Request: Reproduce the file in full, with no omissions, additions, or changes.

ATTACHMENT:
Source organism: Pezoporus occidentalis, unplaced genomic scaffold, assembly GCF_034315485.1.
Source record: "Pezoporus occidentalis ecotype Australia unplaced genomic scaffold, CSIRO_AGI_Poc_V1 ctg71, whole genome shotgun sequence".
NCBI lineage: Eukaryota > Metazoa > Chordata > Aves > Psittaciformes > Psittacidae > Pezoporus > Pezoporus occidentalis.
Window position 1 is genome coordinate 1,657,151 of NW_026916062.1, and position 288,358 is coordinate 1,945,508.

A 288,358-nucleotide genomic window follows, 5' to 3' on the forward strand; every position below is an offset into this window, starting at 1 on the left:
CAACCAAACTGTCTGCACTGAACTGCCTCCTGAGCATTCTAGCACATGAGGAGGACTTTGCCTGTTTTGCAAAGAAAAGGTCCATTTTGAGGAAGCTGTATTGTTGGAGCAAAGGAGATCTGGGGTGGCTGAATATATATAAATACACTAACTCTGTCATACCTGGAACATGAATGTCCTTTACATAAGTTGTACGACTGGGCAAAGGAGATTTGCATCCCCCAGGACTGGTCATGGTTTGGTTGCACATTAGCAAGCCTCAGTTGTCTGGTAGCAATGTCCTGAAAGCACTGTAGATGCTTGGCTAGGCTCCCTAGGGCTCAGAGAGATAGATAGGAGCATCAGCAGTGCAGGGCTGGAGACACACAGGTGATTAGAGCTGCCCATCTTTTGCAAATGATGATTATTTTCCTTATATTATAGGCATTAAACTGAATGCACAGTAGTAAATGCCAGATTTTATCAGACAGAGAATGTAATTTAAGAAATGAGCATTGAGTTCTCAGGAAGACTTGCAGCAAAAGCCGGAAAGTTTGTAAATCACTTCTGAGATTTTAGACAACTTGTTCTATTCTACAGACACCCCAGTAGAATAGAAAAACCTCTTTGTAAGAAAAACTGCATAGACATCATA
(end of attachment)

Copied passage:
Source organism: Pezoporus occidentalis, unplaced genomic scaffold, assembly GCF_034315485.1.
Source record: "Pezoporus occidentalis ecotype Australia unplaced genomic scaffold, CSIRO_AGI_Poc_V1 ctg71, whole genome shotgun sequence".
NCBI lineage: Eukaryota > Metazoa > Chordata > Aves > Psittaciformes > Psittacidae > Pezoporus > Pezoporus occidentalis.
Window position 1 is genome coordinate 1,657,151 of NW_026916062.1, and position 288,358 is coordinate 1,945,508.

A 288,358-nucleotide genomic window follows, 5' to 3' on the forward strand; every position below is an offset into this window, starting at 1 on the left:
CAACCAAACTGTCTGCACTGAACTGCCTCCTGAGCATTCTAGCACATGAGGAGGACTTTGCCTGTTTTGCAAAGAAAAGGTCCATTTTGAGGAAGCTGTATTGTTGGAGCAAAGGAGATCTGGGGTGGCTGAATATATATAAATACACTAACTCTGTCATACCTGGAACATGAATGTCCTTTACATAAGTTGTACGACTGGGCAAAGGAGATTTGCATCCCCCAGGACTGGTCATGGTTTGGTTGCACATTAGCAAGCCTCAGTTGTCTGGTAGCAATGTCCTGAAAGCACTGTAGATGCTTGGCTAGGCTCCCTAGGGCTCAGAGAGATAGATAGGAGCATCAGCAGTGCAGGGCTGGAGACACACAGGTGATTAGAGCTGCCCATCTTTTGCAAATGATGATTATTTTCCTTATATTATAGGCATTAAACTGAATGCACAGTAGTAAATGCCAGATTTTATCAGACAGAGAATGTAATTTAAGAAATGAGCATTGAGTTCTCAGGAAGACTTGCAGCAAAAGCCGGAAAGTTTGTAAATCACTTCTGAGATTTTAGACAACTTGTTCTATTCTACAGACACCCCAGTAGAATAGAAAAACCTCTTTGTAAGAAAAACTGCATAGACATCATA